Author Topic: Hill 262 - Battle #6 F|H Campaign  (Read 948 times)

Offline Maddog95

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Hill 262 - Battle #6 F|H Campaign
« on: 10-05-2012, 23:05:43 »
Hill 262

The Battle of Hill 262 was a World War II military engagement fought between German armored elements and the Polish 1rst Armored Division on Mont Ormel ridge, northeast of Chambois, France, from August 19 to August 21, 1944. The Battle of Hill 262 was part of the wider battle of the Falaise pocket during the Normandy Campaign.


The German 7th Army, under the command of SS Obergruppenführer Paul Hausser, had become surrounded by the Allies near the town of Falaise. The Mont Ormel ridge’s military name was Hill 262, which lay in the Germans’ only escape route. With an altitude of 855 ft, Hill 262 offered a vantage point. Accordingly, Polish 1rst Division, which belonged to the 1rst Canadian Army, seized the ridge’s northern height on August 19, 1944. Although the Polish forces came under vicious and constant attack, they managed to hold it until August 21. The Polish resolution to hold the Hill contributed to the decisive Allied victory that followed.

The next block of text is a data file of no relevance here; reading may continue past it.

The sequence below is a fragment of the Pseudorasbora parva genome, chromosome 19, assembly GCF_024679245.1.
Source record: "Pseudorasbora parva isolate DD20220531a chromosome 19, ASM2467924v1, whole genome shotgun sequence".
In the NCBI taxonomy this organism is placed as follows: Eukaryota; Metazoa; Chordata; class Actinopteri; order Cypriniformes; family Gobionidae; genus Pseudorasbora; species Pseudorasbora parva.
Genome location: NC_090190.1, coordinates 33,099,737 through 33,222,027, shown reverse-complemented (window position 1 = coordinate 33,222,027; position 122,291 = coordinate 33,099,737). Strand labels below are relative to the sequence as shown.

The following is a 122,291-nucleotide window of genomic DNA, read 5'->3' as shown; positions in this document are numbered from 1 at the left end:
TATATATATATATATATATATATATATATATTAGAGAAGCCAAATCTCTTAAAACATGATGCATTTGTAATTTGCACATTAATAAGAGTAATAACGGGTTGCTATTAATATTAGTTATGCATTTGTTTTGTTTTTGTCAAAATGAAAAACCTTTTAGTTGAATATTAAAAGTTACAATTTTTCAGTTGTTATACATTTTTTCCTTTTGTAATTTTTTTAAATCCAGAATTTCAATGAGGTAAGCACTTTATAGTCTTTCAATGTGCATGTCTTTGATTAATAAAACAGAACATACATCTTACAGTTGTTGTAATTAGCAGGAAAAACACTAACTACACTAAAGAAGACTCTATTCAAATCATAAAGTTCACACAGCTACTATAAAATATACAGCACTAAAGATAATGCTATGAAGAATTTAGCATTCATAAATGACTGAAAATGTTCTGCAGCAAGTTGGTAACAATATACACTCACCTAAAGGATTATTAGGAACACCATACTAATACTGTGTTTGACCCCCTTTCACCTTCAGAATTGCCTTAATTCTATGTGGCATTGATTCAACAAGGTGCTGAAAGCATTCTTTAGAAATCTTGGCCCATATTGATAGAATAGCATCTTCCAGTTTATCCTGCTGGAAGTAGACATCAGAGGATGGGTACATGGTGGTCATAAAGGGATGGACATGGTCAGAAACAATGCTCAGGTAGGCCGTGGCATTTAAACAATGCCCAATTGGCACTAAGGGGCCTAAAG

Once the Poles had reached the summit of Mont Ormel Ridge on August 19, they proceeded, from the safety of the summit, to shell a column of German armored vehicles, which moved through the pass along the Chambois–Vimoutiers road. Nevertheless, the Germans quickly reponded by firing rocket-launchers and anti-tank guns to cover their retreat. On the night of August 19 and August 20, German units that moved out of the Falaise pocket cut off the Polish battlegroups on Mont Ormel ridge.


When Lieutenant-Colonel Aleksander Stefanowicz, commander of the Polish 1st Armored Regiment, realized his critical position, he conferred with Koszutski, who was in command of the Polish 2nd Armored Regiment. Not able to fight their way clear, the two decided to hold the ground, since it was the only chance of survival until relieved by stronger Allied forces. After ferocious fighting between the two forces, the German called off their attacks on the Poles on August 21, since they had to get out of the Falaise pocket fast before the Canadian 1rst Army closed in the Allied encirclement.




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